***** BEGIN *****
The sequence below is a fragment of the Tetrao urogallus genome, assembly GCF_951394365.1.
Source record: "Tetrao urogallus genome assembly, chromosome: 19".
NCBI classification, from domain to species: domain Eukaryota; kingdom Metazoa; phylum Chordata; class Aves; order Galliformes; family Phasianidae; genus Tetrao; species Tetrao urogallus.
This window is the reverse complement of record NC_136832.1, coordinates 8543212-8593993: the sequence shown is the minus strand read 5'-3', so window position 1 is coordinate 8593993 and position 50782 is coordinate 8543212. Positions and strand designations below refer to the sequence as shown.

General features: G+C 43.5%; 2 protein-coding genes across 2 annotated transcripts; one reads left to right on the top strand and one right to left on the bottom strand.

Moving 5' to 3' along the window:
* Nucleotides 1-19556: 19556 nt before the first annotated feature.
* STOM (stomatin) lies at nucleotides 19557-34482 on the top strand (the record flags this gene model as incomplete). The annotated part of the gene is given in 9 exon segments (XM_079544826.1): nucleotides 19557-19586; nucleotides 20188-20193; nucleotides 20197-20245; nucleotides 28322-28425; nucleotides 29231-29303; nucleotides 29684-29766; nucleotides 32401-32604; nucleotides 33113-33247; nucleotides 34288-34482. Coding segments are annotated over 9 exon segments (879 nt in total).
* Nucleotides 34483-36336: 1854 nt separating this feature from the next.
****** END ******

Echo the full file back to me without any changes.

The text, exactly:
The sequence below is a fragment of the Tetrao urogallus genome, assembly GCF_951394365.1.
Source record: "Tetrao urogallus genome assembly, chromosome: 19".
NCBI classification, from domain to species: domain Eukaryota; kingdom Metazoa; phylum Chordata; class Aves; order Galliformes; family Phasianidae; genus Tetrao; species Tetrao urogallus.
This window is the reverse complement of record NC_136832.1, coordinates 8543212-8593993: the sequence shown is the minus strand read 5'-3', so window position 1 is coordinate 8593993 and position 50782 is coordinate 8543212. Positions and strand designations below refer to the sequence as shown.

General features: G+C 43.5%; 2 protein-coding genes across 2 annotated transcripts; one reads left to right on the top strand and one right to left on the bottom strand.

Moving 5' to 3' along the window:
* Nucleotides 1-19556: 19556 nt before the first annotated feature.
* STOM (stomatin) lies at nucleotides 19557-34482 on the top strand (the record flags this gene model as incomplete). The annotated part of the gene is given in 9 exon segments (XM_079544826.1): nucleotides 19557-19586; nucleotides 20188-20193; nucleotides 20197-20245; nucleotides 28322-28425; nucleotides 29231-29303; nucleotides 29684-29766; nucleotides 32401-32604; nucleotides 33113-33247; nucleotides 34288-34482. Coding segments are annotated over 9 exon segments (879 nt in total).
* Nucleotides 34483-36336: 1854 nt separating this feature from the next.